If you don’t speak our national language, it is you who suffers from being unable to communicate with your fellow citizens. If you don’t know our country’s history, it is you who is unable to understand how our country works today. If you cannot bond with your fellow citizens, it is you who cannot work effectively in teams, thereby impairing your employment prospects. Those prospects shrink further if your horizons are limited to a narrow geographical area close to where you live.
The biggest loser from your lack of integration is you, because you have chosen to limit your educational, employment, social, cultural, and even culinary possibilities. However, the rest of us also suffer from your lack of integration because the less you earn the less you contribute to our shared society.
Since integration is so important to our country, I was very pleased that in July 2015 the Prime Minister and the Home Secretary commissioned Louise Casey, to lead an enquiry into “opportunity and integration in some of our most isolated communities.”
The Casey Report
The 199-page report contains a wealth of data about Britain’s minority communities, looks at past reports on integration and also looks at comparative Western European experience.
Muslims feature heavily in the report, being mentioned 249 times, compared with only 22 for Hindus, 10 for Sikhs and 22 for Jews. That does not bother me. Most fundamentally, I care about the non-integration of Muslims because I am one myself, and it grieves me when other Muslims engage in behaviours that limit their life opportunities. (For the avoidance of doubt, I also care deeply about non-Muslims.)
As the report points out, residential concentration and reduced women’s labour force participation, inter alia, both affect Muslims far more than other minority communities.
There is however one key omission from the report. Perhaps because it relies heavily on surveys from other sources, none of the minority communities are disaggregated. Just as some Jews are well integrated and some are not, many Muslims are well integrated and very successful in society, while many others are not. Unless the reader is already aware of this bifurcation, he would be unlikely to pick it up from reading the report.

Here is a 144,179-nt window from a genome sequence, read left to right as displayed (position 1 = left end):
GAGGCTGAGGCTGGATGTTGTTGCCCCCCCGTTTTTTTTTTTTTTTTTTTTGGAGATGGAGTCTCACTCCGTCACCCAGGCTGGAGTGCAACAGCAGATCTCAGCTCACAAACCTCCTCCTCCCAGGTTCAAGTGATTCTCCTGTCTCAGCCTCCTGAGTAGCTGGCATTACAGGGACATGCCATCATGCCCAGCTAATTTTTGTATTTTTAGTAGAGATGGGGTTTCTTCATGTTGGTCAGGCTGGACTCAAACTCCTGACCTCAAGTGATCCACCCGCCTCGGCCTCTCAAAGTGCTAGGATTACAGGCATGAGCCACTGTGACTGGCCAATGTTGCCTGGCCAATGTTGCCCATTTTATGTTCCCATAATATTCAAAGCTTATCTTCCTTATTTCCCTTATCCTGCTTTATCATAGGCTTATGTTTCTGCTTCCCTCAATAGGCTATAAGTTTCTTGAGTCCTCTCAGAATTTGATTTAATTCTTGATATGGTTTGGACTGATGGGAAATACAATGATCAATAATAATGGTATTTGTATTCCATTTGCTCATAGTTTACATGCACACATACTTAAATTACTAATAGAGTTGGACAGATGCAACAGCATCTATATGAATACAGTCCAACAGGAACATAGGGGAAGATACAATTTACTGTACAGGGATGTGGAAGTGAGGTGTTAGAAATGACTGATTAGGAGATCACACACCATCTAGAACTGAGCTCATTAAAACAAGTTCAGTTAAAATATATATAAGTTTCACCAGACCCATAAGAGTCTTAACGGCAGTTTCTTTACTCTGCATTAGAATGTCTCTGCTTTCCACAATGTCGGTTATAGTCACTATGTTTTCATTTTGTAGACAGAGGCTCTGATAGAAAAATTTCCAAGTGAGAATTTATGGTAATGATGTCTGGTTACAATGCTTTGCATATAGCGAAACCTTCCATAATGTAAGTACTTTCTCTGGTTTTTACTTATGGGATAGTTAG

The final chapter contains 12 recommendations. While integration is a shared individual and governmental responsibility, I regard the recommendations as unobjectionable.
Responses from some Muslims
The Muslim Council of Britain issued what I regard as a holding response on the day of publication, but I cannot trace any later comments. Its original submission to the Casey Review makes some good points.
Conversely Sadia Habib’s piece looks as if it could have been written to confirm my existing prejudices about sociologists! The Guardian on the day of publication featured a number of quotes from Muslim organisations, most of them critical.
Non-integration is of course found in other groups, not just among Muslims. There are Christian sects whose adherents want nothing to do with the rest of society, and similarly some Jewish groups are intensely segregated.
However, because Muslims are now 4.8 per cent of the country, and 9.1 per cent of everyone under the age of nine (statistics from the 2011 census for England and Wales), the number of non-integrated Muslims is far more significant than for other faith communities. Casey points out that of the ten most religiously concentrated wards in the UK, nine are predominantly Muslim, while just one is predominantly Hindu.
Casey’s twelve recommendations are a good start. However, in my view there is much more that government can do.
Most state school educational segregation occurs as a result of people’s self-segregating residential patterns when combined with school place allocation policies that give overwhelming weight to residential proximity to the school. I would prohibit schools taking proximity into account when allocating places in the case of all pupils living within some specified distance from a school; say three miles (or if necessary a larger number) as the crow flies. Instead schools should, within that compass distance, be required to prioritise the duty to have a diverse pupil body.
When I was young, all TV in England was broadcast in English of course. That forced many people to absorb English just to watch TV. Today, the easy availability of foreign language satellite TV channels actively damages the English language skills of some members of ethnic minorities. Subject to any constraints from EU law, I would like to see all TV channels broadcasting to England in languages other than English pay an extra tax, to drive up subscription prices (or advertising rates); the tax revenues would help to pay for increased English language teaching.
The primary responsibility for integration of course rests with individuals themselves, since you are responsible for your own life. I will tackle that in a future piece.